Saturday presentations covered the international scene. Opening the panel "U.S. Foreign Policy & International Human Rights," ADC Director of Legal Services Houeida Saad noted that a U.S. veto protected Israel from liability for the 1996 massacre of Lebanese refugees at Qana. She decried U.S. support for Israel's Jerusalem policies, which seek to deny Palestinian Jerusalemites even those holding U.S. citizenship their right to residency.

Omar Turbi, a founding member of the Libyan Human Rights Commission, discussed the sanctions on Libya and their impact on the Libyan people. One such example, the flight ban, punishes Libya for Muammar Qaddafi's refusal to extradite two suspects accused of planting a bomb in Pan Am Flight 103 that exploded over Lockerbie, Scotland in 1988. Turbi criticized the sanctions, stating that "the Libyan government has put forth a valid legal argument with respect to international law and legal due process." He complained that the Security Council determined Libya to be a threat to international peace and security, even though the identity of the bombers still is in doubt. According to Turbi, U.S. foreign policy toward Libya is motivated by domestic pressure against all enemies of Israel. Turbi observed that sanctions and embargoes against Libya have been in place since 1981 long before the bombing "to prevent Libyans from assisting the Palestinian resistance movement."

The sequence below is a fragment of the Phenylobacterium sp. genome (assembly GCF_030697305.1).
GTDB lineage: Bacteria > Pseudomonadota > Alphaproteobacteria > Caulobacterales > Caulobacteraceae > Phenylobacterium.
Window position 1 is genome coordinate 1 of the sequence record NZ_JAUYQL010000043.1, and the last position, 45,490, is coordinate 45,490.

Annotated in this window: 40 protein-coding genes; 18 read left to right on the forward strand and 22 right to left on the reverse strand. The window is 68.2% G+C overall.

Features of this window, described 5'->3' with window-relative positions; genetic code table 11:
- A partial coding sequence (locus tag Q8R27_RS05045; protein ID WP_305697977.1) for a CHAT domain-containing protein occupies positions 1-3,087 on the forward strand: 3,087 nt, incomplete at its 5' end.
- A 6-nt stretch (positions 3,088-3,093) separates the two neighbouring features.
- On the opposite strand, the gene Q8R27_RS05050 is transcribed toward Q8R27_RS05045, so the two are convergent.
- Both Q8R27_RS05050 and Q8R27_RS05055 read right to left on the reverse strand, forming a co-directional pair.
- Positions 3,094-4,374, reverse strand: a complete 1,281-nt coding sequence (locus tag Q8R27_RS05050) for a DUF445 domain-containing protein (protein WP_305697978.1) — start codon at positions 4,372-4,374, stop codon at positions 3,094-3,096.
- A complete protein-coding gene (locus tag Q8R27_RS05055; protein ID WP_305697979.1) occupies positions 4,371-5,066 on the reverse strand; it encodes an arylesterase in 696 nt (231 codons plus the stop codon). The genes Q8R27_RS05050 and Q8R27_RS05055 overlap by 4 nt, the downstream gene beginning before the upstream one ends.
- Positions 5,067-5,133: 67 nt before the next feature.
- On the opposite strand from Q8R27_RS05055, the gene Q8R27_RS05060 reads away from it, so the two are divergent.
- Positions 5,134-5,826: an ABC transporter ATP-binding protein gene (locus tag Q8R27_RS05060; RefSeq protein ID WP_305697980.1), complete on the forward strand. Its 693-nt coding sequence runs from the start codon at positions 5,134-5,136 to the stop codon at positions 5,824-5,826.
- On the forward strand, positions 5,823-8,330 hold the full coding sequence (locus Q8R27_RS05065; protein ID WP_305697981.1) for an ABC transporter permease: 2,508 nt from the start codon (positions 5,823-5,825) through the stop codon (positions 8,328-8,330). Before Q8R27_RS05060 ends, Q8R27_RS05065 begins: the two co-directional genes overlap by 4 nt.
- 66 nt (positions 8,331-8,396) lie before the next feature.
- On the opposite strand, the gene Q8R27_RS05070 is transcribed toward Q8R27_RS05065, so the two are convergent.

Turbi said that because of sanctions thousands of people requiring emergency medical treatment unavailable in Libya have died because they cannot be flown abroad. Others do not survive road trips of over 1000 miles each way to states without flight bans. Turbi, whose brother has been imprisoned in Libya for 15 years without charge or trial, readily acknowledged that "the Libyan regime is very brutal to its own citizens in terms of human rights." However, he observed, the sanctions have not weakened Qaddafi but only added to the misery of the civilian population.